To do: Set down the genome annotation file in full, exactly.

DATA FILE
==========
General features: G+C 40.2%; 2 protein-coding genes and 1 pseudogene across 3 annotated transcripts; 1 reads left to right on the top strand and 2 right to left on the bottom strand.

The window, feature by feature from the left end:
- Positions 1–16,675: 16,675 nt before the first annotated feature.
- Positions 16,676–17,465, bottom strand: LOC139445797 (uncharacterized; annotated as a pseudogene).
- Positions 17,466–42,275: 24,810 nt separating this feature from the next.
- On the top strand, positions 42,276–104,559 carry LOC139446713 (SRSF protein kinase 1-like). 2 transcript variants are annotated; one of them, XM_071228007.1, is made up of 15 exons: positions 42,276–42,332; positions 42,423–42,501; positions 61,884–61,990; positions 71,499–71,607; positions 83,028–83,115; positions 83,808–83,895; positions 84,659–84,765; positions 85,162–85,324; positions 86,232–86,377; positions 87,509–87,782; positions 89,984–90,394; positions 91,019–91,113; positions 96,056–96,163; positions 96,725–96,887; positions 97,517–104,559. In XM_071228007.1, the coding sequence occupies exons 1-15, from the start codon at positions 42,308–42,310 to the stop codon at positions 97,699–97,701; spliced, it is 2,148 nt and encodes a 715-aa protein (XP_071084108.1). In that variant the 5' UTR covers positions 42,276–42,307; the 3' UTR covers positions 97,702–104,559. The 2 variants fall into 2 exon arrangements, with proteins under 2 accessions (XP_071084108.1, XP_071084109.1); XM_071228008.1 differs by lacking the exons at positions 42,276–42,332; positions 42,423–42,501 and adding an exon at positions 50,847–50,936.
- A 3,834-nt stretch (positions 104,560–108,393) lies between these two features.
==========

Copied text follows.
General features: G+C 40.2%; 2 protein-coding genes and 1 pseudogene across 3 annotated transcripts; 1 reads left to right on the top strand and 2 right to left on the bottom strand.

The window, feature by feature from the left end:
- Positions 1–16,675: 16,675 nt before the first annotated feature.
- Positions 16,676–17,465, bottom strand: LOC139445797 (uncharacterized; annotated as a pseudogene).
- Positions 17,466–42,275: 24,810 nt separating this feature from the next.
- On the top strand, positions 42,276–104,559 carry LOC139446713 (SRSF protein kinase 1-like). 2 transcript variants are annotated; one of them, XM_071228007.1, is made up of 15 exons: positions 42,276–42,332; positions 42,423–42,501; positions 61,884–61,990; positions 71,499–71,607; positions 83,028–83,115; positions 83,808–83,895; positions 84,659–84,765; positions 85,162–85,324; positions 86,232–86,377; positions 87,509–87,782; positions 89,984–90,394; positions 91,019–91,113; positions 96,056–96,163; positions 96,725–96,887; positions 97,517–104,559. In XM_071228007.1, the coding sequence occupies exons 1-15, from the start codon at positions 42,308–42,310 to the stop codon at positions 97,699–97,701; spliced, it is 2,148 nt and encodes a 715-aa protein (XP_071084108.1). In that variant the 5' UTR covers positions 42,276–42,307; the 3' UTR covers positions 97,702–104,559. The 2 variants fall into 2 exon arrangements, with proteins under 2 accessions (XP_071084108.1, XP_071084109.1); XM_071228008.1 differs by lacking the exons at positions 42,276–42,332; positions 42,423–42,501 and adding an exon at positions 50,847–50,936.
- A 3,834-nt stretch (positions 104,560–108,393) lies between these two features.